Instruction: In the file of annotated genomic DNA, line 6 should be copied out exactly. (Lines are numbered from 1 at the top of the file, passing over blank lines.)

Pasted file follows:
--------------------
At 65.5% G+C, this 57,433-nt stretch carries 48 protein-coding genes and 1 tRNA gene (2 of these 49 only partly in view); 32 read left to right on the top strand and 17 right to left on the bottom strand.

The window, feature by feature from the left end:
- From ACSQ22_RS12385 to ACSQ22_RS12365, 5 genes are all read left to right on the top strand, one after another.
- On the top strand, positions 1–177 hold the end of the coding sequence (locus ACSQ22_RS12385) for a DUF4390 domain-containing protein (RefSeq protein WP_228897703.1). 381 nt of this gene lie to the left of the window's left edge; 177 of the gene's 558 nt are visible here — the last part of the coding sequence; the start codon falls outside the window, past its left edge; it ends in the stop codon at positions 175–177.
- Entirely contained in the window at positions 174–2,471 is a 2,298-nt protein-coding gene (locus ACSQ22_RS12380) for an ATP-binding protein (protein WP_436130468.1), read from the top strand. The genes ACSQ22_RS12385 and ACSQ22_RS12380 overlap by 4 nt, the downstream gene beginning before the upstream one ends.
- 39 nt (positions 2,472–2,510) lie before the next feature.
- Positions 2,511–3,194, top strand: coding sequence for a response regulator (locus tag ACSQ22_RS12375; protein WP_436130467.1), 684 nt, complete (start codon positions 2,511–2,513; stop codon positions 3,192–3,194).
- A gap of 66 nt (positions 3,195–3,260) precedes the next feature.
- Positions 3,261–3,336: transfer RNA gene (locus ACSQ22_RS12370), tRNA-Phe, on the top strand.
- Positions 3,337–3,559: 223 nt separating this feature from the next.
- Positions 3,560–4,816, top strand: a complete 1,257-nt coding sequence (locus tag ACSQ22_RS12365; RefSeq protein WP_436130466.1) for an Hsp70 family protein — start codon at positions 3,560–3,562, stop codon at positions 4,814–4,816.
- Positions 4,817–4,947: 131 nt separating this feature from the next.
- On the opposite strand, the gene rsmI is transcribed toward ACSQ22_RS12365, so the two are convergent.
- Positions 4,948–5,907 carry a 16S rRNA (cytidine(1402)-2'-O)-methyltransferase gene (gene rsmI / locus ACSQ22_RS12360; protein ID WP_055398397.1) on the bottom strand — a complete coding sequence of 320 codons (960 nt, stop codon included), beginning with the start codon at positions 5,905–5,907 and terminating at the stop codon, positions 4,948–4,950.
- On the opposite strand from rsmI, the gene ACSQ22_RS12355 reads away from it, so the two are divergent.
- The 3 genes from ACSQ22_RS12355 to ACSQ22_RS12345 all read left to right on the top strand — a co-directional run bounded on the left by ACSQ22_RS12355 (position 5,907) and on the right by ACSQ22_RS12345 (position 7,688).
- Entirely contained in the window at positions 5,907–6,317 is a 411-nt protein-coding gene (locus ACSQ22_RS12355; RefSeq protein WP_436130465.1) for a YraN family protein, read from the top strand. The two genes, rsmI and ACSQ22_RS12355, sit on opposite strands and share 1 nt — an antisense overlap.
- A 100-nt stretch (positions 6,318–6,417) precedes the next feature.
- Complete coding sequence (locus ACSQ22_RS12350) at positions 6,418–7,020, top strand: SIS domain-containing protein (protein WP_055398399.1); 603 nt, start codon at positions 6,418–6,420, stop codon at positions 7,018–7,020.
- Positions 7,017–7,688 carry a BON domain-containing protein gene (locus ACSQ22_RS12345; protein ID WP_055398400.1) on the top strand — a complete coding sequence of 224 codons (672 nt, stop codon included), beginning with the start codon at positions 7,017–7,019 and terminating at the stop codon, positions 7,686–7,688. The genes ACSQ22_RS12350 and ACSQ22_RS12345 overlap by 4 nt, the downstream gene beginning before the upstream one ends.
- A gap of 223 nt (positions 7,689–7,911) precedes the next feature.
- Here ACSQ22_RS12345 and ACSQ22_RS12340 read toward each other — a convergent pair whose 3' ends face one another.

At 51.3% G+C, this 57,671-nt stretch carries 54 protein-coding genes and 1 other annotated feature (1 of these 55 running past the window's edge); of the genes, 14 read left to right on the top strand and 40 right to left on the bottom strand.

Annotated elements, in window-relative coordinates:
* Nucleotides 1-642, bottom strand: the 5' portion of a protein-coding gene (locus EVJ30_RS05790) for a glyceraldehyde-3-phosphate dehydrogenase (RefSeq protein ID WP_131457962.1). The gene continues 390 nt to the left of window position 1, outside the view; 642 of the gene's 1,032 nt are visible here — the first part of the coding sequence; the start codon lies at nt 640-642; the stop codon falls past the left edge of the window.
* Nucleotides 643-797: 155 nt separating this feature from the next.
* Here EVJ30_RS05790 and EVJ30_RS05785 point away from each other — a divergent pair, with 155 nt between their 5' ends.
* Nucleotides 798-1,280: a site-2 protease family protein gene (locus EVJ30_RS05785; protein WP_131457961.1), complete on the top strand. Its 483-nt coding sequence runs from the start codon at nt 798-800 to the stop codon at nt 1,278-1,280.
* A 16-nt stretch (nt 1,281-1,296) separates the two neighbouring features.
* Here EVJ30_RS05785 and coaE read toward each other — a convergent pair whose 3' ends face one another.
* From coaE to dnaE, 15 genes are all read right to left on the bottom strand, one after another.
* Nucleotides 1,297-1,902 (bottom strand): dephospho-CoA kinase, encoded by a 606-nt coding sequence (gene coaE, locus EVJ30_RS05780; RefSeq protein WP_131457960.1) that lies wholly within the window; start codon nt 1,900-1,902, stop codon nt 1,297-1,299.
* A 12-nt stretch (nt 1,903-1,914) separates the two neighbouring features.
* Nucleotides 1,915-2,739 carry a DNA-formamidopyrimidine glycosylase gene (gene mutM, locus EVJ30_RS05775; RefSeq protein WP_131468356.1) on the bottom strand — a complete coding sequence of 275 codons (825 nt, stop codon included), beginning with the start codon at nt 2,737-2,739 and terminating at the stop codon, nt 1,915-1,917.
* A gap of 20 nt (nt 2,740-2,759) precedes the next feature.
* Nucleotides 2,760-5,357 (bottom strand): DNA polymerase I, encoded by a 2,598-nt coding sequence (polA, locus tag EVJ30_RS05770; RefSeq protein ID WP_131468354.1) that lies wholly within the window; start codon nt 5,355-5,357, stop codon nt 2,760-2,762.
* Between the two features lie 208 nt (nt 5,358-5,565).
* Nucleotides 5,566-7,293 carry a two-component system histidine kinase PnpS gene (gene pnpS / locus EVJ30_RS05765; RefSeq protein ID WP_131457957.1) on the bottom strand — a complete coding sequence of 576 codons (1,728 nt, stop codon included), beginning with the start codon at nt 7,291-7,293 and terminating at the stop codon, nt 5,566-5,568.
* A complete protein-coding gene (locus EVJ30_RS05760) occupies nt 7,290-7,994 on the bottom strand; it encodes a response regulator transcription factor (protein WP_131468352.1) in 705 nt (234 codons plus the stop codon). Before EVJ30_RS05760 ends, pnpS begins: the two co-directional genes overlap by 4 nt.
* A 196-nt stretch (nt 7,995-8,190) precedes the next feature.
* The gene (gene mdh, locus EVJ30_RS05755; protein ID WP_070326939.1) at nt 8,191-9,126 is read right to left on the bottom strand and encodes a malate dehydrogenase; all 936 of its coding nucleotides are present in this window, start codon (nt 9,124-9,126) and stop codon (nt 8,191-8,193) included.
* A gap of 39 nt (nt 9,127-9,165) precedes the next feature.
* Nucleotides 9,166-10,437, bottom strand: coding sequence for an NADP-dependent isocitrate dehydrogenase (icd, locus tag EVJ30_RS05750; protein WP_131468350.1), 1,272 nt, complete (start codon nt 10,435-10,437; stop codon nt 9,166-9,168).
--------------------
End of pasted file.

- 39 nt (positions 2,472–2,510) lie before the next feature.